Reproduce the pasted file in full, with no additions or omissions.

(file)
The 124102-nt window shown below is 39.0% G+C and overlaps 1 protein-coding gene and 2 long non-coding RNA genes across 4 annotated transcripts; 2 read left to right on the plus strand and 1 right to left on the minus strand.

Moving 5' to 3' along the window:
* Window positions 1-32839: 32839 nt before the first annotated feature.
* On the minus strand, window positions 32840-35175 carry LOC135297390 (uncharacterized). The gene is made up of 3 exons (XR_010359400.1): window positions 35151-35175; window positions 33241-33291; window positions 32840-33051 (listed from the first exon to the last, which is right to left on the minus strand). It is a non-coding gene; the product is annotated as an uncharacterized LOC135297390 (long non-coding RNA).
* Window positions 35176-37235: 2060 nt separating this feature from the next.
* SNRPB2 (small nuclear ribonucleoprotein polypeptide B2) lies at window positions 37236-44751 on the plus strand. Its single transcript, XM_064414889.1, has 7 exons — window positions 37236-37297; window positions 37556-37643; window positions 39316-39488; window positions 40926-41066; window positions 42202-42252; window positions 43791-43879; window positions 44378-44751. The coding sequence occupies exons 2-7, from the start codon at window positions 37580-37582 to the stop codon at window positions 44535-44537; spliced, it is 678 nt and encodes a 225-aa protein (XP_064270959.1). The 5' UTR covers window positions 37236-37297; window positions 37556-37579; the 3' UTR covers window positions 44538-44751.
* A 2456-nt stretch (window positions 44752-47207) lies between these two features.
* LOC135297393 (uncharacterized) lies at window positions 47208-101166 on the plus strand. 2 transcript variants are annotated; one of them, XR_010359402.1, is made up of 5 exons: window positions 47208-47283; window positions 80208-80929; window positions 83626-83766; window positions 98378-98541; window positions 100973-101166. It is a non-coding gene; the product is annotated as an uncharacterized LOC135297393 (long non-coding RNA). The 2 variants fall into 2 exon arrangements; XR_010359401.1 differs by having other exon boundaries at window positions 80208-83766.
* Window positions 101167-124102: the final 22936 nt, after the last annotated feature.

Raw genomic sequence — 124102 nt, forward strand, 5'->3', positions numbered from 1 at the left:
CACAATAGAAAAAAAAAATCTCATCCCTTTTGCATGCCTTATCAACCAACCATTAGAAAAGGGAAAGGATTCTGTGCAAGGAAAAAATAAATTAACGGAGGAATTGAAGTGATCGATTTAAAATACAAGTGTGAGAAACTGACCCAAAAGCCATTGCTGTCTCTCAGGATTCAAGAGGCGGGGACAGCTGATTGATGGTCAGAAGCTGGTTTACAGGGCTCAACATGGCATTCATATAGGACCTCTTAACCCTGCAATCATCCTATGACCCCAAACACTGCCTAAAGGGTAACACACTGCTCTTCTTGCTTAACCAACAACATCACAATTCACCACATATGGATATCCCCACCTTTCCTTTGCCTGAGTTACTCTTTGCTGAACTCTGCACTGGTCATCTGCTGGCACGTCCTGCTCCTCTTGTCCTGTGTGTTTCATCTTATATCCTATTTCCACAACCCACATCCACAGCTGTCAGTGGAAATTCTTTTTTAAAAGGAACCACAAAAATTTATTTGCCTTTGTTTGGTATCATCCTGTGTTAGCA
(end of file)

The 124102-nt window shown below is 39.0% G+C and overlaps 1 protein-coding gene and 2 long non-coding RNA genes across 4 annotated transcripts; 2 read left to right on the plus strand and 1 right to left on the minus strand.

Moving 5' to 3' along the window:
* Window positions 1-32839: 32839 nt before the first annotated feature.
* On the minus strand, window positions 32840-35175 carry LOC135297390 (uncharacterized). The gene is made up of 3 exons (XR_010359400.1): window positions 35151-35175; window positions 33241-33291; window positions 32840-33051 (listed from the first exon to the last, which is right to left on the minus strand). It is a non-coding gene; the product is annotated as an uncharacterized LOC135297390 (long non-coding RNA).
* Window positions 35176-37235: 2060 nt separating this feature from the next.
* SNRPB2 (small nuclear ribonucleoprotein polypeptide B2) lies at window positions 37236-44751 on the plus strand. Its single transcript, XM_064414889.1, has 7 exons — window positions 37236-37297; window positions 37556-37643; window positions 39316-39488; window positions 40926-41066; window positions 42202-42252; window positions 43791-43879; window positions 44378-44751. The coding sequence occupies exons 2-7, from the start codon at window positions 37580-37582 to the stop codon at window positions 44535-44537; spliced, it is 678 nt and encodes a 225-aa protein (XP_064270959.1). The 5' UTR covers window positions 37236-37297; window positions 37556-37579; the 3' UTR covers window positions 44538-44751.
* A 2456-nt stretch (window positions 44752-47207) lies between these two features.
* LOC135297393 (uncharacterized) lies at window positions 47208-101166 on the plus strand. 2 transcript variants are annotated; one of them, XR_010359402.1, is made up of 5 exons: window positions 47208-47283; window positions 80208-80929; window positions 83626-83766; window positions 98378-98541; window positions 100973-101166. It is a non-coding gene; the product is annotated as an uncharacterized LOC135297393 (long non-coding RNA). The 2 variants fall into 2 exon arrangements; XR_010359401.1 differs by having other exon boundaries at window positions 80208-83766.
* Window positions 101167-124102: the final 22936 nt, after the last annotated feature.

Raw genomic sequence — 124102 nt, forward strand, 5'->3', positions numbered from 1 at the left:
CACAATAGAAAAAAAAAATCTCATCCCTTTTGCATGCCTTATCAACCAACCATTAGAAAAGGGAAAGGATTCTGTGCAAGGAAAAAATAAATTAACGGAGGAATTGAAGTGATCGATTTAAAATACAAGTGTGAGAAACTGACCCAAAAGCCATTGCTGTCTCTCAGGATTCAAGAGGCGGGGACAGCTGATTGATGGTCAGAAGCTGGTTTACAGGGCTCAACATGGCATTCATATAGGACCTCTTAACCCTGCAATCATCCTATGACCCCAAACACTGCCTAAAGGGTAACACACTGCTCTTCTTGCTTAACCAACAACATCACAATTCACCACATATGGATATCCCCACCTTTCCTTTGCCTGAGTTACTCTTTGCTGAACTCTGCACTGGTCATCTGCTGGCACGTCCTGCTCCTCTTGTCCTGTGTGTTTCATCTTATATCCTATTTCCACAACCCACATCCACAGCTGTCAGTGGAAATTCTTTTTTAAAAGGAACCACAAAAATTTATTTGCCTTTGTTTGGTATCATCCTGTGTTAGCA